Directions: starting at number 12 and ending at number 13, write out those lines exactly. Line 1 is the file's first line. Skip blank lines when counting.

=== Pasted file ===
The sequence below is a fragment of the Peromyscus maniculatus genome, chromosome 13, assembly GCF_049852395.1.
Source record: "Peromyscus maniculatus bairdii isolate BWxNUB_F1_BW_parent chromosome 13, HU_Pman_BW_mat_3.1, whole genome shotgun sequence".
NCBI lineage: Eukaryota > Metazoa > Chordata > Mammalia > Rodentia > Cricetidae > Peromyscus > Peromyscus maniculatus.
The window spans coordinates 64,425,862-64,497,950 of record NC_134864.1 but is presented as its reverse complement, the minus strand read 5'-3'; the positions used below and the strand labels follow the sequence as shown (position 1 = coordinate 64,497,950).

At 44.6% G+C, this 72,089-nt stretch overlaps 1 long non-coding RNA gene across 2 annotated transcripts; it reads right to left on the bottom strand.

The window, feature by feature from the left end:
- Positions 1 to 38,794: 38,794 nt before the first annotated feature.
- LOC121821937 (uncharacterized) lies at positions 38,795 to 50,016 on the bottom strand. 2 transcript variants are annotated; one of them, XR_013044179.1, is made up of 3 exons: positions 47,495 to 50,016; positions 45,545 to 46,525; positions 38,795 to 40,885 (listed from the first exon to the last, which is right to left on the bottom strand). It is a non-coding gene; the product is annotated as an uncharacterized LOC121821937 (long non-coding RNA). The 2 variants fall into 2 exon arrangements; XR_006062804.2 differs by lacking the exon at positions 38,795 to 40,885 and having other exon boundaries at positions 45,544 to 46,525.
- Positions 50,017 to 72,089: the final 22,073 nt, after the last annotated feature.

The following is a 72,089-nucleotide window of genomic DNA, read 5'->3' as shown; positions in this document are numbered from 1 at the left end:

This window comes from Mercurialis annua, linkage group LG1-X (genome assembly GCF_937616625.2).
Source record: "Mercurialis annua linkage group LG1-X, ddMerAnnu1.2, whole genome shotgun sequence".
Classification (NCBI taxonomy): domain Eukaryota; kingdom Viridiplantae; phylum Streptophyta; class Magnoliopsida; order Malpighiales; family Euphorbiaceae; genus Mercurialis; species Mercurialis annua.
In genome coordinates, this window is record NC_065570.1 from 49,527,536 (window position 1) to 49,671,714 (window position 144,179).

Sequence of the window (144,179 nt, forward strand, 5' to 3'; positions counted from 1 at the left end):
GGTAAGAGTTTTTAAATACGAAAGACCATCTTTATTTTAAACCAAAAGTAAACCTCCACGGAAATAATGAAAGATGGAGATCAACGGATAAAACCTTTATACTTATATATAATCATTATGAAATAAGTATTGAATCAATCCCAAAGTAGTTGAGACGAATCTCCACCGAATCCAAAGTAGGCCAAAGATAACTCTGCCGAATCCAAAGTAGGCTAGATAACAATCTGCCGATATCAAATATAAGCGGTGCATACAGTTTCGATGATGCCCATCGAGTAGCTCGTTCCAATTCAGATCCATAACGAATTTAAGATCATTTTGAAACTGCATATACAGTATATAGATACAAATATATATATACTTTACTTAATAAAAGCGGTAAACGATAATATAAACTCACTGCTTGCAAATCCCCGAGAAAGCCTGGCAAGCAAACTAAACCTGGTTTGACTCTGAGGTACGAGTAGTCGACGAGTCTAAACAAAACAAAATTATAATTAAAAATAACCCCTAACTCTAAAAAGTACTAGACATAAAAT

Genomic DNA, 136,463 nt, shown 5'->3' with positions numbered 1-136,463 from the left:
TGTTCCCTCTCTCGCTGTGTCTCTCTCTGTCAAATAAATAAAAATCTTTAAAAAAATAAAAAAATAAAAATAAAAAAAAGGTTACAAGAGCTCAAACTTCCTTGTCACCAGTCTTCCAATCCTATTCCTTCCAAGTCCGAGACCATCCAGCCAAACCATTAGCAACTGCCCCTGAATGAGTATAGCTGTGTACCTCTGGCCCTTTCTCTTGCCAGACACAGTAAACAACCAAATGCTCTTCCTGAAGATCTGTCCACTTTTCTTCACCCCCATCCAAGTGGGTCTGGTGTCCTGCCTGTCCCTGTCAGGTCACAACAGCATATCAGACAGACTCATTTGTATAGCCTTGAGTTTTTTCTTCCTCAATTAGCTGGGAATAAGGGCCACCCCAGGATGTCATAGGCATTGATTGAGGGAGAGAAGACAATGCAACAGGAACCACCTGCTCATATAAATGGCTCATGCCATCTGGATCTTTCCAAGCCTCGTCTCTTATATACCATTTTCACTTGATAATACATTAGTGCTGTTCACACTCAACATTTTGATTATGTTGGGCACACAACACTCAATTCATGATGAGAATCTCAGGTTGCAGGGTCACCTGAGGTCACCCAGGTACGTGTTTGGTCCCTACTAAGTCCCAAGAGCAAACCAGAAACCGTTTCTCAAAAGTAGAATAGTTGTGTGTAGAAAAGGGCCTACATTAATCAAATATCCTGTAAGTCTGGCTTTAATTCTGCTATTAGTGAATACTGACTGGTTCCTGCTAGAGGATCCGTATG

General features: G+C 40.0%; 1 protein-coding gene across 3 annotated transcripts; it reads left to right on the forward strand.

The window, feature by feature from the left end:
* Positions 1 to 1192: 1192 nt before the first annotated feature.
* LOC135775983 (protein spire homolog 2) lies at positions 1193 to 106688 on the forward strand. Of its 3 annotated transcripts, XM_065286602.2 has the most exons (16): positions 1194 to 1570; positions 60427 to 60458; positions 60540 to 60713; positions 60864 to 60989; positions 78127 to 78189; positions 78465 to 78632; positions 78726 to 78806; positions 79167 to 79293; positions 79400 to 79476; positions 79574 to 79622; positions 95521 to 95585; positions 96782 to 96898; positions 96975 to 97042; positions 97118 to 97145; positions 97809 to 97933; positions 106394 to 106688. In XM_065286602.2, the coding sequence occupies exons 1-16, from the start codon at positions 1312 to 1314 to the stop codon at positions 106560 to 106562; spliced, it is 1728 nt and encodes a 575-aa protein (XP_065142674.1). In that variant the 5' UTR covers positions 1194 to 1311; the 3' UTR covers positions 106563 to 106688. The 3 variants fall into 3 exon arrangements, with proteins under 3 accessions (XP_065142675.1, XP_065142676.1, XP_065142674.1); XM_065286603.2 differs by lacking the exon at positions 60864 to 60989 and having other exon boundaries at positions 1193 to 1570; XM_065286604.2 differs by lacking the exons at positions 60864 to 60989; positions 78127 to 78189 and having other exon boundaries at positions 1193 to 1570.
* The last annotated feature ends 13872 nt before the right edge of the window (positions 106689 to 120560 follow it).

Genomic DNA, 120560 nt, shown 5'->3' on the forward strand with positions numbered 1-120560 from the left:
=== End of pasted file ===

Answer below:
Source record: "Mercurialis annua linkage group LG1-X, ddMerAnnu1.2, whole genome shotgun sequence".
Classification (NCBI taxonomy): domain Eukaryota; kingdom Viridiplantae; phylum Streptophyta; class Magnoliopsida; order Malpighiales; family Euphorbiaceae; genus Mercurialis; species Mercurialis annua.